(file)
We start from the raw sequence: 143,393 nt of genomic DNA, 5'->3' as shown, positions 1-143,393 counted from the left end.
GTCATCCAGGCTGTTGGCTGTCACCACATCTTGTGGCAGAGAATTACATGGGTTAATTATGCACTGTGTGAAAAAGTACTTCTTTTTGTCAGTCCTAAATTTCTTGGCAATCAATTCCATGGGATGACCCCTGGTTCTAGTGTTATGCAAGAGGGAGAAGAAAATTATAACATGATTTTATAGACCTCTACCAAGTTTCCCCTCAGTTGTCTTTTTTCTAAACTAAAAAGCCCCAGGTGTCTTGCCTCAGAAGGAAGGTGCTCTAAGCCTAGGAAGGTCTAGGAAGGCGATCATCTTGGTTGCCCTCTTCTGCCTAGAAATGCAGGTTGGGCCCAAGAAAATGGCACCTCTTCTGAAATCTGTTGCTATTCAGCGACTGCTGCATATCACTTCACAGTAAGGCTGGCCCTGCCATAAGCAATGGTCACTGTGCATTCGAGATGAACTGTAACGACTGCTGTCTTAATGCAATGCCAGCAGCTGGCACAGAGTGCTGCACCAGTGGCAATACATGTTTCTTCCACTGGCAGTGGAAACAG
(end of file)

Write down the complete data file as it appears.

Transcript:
We start from the raw sequence: 143,393 nt of genomic DNA, 5'->3' as shown, positions 1-143,393 counted from the left end.
GTCATCCAGGCTGTTGGCTGTCACCACATCTTGTGGCAGAGAATTACATGGGTTAATTATGCACTGTGTGAAAAAGTACTTCTTTTTGTCAGTCCTAAATTTCTTGGCAATCAATTCCATGGGATGACCCCTGGTTCTAGTGTTATGCAAGAGGGAGAAGAAAATTATAACATGATTTTATAGACCTCTACCAAGTTTCCCCTCAGTTGTCTTTTTTCTAAACTAAAAAGCCCCAGGTGTCTTGCCTCAGAAGGAAGGTGCTCTAAGCCTAGGAAGGTCTAGGAAGGCGATCATCTTGGTTGCCCTCTTCTGCCTAGAAATGCAGGTTGGGCCCAAGAAAATGGCACCTCTTCTGAAATCTGTTGCTATTCAGCGACTGCTGCATATCACTTCACAGTAAGGCTGGCCCTGCCATAAGCAATGGTCACTGTGCATTCGAGATGAACTGTAACGACTGCTGTCTTAATGCAATGCCAGCAGCTGGCACAGAGTGCTGCACCAGTGGCAATACATGTTTCTTCCACTGGCAGTGGAAACAG